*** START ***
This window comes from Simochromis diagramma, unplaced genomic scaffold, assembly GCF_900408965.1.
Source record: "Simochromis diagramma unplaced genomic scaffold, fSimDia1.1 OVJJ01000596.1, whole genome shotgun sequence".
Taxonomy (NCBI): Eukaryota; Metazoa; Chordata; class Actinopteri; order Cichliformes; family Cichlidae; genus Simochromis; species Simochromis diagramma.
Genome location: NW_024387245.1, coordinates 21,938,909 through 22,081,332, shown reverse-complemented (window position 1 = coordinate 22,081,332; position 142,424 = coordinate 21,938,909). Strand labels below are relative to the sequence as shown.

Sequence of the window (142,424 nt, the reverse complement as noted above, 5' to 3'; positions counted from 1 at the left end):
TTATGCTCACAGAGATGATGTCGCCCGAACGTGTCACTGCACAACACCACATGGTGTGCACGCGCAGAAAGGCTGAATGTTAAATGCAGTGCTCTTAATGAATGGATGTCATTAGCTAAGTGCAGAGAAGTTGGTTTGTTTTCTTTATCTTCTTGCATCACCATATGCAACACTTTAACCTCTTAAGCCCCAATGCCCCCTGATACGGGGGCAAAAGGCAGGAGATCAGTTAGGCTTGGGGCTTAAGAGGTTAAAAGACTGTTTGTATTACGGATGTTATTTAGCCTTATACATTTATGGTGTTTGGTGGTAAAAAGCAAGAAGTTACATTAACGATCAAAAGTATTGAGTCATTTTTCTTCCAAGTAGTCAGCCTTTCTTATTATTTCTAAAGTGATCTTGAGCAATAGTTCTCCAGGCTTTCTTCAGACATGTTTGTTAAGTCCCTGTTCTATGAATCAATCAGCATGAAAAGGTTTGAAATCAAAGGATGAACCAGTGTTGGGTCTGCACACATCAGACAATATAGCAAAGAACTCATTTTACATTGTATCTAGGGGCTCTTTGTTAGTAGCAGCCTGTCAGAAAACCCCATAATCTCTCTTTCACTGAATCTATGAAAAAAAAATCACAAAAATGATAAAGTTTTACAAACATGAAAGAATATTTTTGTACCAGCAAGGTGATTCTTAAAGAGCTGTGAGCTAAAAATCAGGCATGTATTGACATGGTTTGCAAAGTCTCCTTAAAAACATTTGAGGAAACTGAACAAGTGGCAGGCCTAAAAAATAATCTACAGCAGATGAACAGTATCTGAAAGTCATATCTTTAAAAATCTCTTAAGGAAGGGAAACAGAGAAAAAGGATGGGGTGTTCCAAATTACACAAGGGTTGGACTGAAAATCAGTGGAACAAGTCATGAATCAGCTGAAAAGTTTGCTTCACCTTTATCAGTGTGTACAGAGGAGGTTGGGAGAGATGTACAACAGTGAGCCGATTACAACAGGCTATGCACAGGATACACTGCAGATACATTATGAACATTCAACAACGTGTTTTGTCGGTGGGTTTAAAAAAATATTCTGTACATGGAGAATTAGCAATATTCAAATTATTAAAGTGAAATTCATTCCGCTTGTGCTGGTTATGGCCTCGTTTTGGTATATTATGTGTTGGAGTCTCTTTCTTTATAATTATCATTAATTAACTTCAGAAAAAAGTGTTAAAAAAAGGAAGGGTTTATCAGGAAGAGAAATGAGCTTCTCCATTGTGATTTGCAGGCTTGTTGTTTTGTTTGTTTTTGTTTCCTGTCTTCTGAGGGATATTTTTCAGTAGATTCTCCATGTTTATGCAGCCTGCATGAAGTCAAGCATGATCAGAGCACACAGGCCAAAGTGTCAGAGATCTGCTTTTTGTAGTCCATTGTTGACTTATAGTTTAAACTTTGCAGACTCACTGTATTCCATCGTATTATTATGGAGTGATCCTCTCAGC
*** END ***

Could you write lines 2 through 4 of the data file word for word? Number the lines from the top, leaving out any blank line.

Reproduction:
Source record: "Simochromis diagramma unplaced genomic scaffold, fSimDia1.1 OVJJ01000596.1, whole genome shotgun sequence".
Taxonomy (NCBI): Eukaryota; Metazoa; Chordata; class Actinopteri; order Cichliformes; family Cichlidae; genus Simochromis; species Simochromis diagramma.
Genome location: NW_024387245.1, coordinates 21,938,909 through 22,081,332, shown reverse-complemented (window position 1 = coordinate 22,081,332; position 142,424 = coordinate 21,938,909). Strand labels below are relative to the sequence as shown.